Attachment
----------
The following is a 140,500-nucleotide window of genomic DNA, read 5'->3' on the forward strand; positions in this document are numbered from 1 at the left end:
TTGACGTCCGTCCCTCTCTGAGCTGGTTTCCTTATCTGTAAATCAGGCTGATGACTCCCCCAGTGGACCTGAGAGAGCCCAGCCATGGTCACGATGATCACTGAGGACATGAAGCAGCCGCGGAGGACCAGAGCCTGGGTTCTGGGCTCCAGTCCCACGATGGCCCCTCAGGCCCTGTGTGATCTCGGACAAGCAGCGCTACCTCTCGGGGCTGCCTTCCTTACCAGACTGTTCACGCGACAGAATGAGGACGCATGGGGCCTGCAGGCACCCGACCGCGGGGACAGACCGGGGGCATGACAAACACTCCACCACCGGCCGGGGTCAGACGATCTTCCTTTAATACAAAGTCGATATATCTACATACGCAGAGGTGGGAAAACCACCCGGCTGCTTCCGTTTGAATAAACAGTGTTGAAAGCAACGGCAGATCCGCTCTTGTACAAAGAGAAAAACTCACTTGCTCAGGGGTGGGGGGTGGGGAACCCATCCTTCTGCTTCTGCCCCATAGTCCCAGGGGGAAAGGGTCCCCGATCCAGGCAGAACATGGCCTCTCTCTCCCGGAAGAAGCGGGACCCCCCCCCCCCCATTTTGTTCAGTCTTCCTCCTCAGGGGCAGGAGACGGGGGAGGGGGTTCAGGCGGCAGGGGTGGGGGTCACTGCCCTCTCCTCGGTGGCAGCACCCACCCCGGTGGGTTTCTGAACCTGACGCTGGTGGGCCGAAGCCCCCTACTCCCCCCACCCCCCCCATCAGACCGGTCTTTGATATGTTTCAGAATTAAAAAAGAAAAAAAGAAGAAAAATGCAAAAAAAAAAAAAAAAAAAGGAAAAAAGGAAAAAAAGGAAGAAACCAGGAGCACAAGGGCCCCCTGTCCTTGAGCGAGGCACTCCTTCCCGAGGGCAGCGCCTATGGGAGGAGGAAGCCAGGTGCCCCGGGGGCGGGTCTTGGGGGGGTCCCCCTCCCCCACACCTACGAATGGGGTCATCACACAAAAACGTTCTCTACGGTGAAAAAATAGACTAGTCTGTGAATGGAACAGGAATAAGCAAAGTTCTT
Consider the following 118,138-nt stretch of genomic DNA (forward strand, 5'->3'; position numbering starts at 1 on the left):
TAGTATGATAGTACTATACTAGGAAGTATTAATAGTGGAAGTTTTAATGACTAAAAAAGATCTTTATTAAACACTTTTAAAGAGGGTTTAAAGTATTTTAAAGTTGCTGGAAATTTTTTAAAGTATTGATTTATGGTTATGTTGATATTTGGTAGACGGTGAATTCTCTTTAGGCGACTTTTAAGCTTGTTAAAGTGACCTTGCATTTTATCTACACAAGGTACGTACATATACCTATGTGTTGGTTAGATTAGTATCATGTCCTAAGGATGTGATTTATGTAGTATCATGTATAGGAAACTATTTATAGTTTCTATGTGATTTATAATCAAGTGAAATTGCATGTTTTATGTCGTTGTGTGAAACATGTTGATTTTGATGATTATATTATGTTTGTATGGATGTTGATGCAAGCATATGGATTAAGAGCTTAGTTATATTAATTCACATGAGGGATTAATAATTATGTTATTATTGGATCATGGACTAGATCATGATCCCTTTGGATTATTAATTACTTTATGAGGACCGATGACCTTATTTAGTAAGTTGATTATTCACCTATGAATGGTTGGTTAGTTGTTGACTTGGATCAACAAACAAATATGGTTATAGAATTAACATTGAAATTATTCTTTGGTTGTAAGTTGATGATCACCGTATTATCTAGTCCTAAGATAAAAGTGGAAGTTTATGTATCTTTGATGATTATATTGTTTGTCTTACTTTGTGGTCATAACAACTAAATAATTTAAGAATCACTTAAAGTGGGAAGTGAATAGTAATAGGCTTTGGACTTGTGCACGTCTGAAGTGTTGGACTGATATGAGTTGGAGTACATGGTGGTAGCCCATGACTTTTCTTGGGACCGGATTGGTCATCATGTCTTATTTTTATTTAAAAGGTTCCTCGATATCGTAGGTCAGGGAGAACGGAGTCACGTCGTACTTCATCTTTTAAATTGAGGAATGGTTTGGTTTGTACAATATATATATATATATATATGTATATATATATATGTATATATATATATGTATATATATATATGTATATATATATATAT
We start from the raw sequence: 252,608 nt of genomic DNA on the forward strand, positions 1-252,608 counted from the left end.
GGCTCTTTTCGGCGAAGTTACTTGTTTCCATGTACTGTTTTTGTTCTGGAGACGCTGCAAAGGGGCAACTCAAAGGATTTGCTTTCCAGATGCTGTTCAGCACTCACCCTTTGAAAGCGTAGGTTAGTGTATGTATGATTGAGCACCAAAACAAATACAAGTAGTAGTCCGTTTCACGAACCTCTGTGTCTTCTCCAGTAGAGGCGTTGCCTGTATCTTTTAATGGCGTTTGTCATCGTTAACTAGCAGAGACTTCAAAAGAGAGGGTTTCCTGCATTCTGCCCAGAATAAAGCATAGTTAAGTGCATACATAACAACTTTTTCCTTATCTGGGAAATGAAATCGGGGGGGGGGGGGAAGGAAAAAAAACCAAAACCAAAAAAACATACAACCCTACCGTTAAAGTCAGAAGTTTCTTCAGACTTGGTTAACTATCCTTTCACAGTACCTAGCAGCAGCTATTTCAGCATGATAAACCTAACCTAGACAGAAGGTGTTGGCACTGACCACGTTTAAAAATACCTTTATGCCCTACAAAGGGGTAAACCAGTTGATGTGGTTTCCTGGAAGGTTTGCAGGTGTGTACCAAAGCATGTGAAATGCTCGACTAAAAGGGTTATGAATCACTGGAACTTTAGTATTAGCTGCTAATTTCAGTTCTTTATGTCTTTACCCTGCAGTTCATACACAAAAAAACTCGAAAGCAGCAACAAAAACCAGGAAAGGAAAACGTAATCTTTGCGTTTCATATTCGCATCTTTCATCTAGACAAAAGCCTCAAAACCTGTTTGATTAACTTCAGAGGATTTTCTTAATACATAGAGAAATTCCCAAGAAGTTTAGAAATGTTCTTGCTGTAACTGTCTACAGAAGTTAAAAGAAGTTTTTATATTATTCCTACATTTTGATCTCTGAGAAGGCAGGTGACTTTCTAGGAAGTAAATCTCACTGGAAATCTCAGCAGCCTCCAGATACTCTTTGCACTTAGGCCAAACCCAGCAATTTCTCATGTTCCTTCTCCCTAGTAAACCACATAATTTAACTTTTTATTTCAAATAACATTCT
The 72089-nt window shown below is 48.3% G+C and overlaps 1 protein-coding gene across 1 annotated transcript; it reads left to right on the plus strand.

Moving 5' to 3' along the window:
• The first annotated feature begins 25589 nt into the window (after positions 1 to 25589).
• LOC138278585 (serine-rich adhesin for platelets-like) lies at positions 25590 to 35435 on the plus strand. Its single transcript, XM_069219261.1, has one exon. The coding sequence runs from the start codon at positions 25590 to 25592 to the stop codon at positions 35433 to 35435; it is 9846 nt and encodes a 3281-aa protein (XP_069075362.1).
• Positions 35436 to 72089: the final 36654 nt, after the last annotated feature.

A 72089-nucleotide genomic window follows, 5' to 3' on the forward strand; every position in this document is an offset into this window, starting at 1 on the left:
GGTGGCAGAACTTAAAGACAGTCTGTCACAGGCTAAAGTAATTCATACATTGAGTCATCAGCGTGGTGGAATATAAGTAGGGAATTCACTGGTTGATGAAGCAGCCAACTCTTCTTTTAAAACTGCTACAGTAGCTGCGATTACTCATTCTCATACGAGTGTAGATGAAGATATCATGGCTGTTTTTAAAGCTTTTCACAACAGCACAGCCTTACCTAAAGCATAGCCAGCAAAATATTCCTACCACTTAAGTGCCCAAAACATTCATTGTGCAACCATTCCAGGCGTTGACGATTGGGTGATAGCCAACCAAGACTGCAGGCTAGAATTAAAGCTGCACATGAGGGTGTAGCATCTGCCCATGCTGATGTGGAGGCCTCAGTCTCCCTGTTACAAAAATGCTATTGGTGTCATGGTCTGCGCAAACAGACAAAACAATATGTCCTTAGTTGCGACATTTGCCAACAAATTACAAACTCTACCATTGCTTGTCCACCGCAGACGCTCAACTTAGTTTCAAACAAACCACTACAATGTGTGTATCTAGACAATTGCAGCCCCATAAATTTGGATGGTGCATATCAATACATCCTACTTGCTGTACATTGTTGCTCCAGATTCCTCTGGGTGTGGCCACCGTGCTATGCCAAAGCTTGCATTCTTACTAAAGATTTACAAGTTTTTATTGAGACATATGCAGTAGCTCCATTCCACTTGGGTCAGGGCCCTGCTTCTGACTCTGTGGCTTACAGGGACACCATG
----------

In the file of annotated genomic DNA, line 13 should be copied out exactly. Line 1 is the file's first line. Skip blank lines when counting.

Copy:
GGTGGCAGAACTTAAAGACAGTCTGTCACAGGCTAAAGTAATTCATACATTGAGTCATCAGCGTGGTGGAATATAAGTAGGGAATTCACTGGTTGATGAAGCAGCCAACTCTTCTTTTAAAACTGCTACAGTAGCTGCGATTACTCATTCTCATACGAGTGTAGATGAAGATATCATGGCTGTTTTTAAAGCTTTTCACAACAGCACAGCCTTACCTAAAGCATAGCCAGCAAAATATTCCTACCACTTAAGTGCCCAAAACATTCATTGTGCAACCATTCCAGGCGTTGACGATTGGGTGATAGCCAACCAAGACTGCAGGCTAGAATTAAAGCTGCACATGAGGGTGTAGCATCTGCCCATGCTGATGTGGAGGCCTCAGTCTCCCTGTTACAAAAATGCTATTGGTGTCATGGTCTGCGCAAACAGACAAAACAATATGTCCTTAGTTGCGACATTTGCCAACAAATTACAAACTCTACCATTGCTTGTCCACCGCAGACGCTCAACTTAGTTTCAAACAAACCACTACAATGTGTGTATCTAGACAATTGCAGCCCCATAAATTTGGATGGTGCATATCAATACATCCTACTTGCTGTACATTGTTGCTCCAGATTCCTCTGGGTGTGGCCACCGTGCTATGCCAAAGCTTGCATTCTTACTAAAGATTTACAAGTTTTTATTGAGACATATGCAGTAGCTCCATTCCACTTGGGTCAGGGCCCTGCTTCTGACTCTGTGGCTTACAGGGACACCATG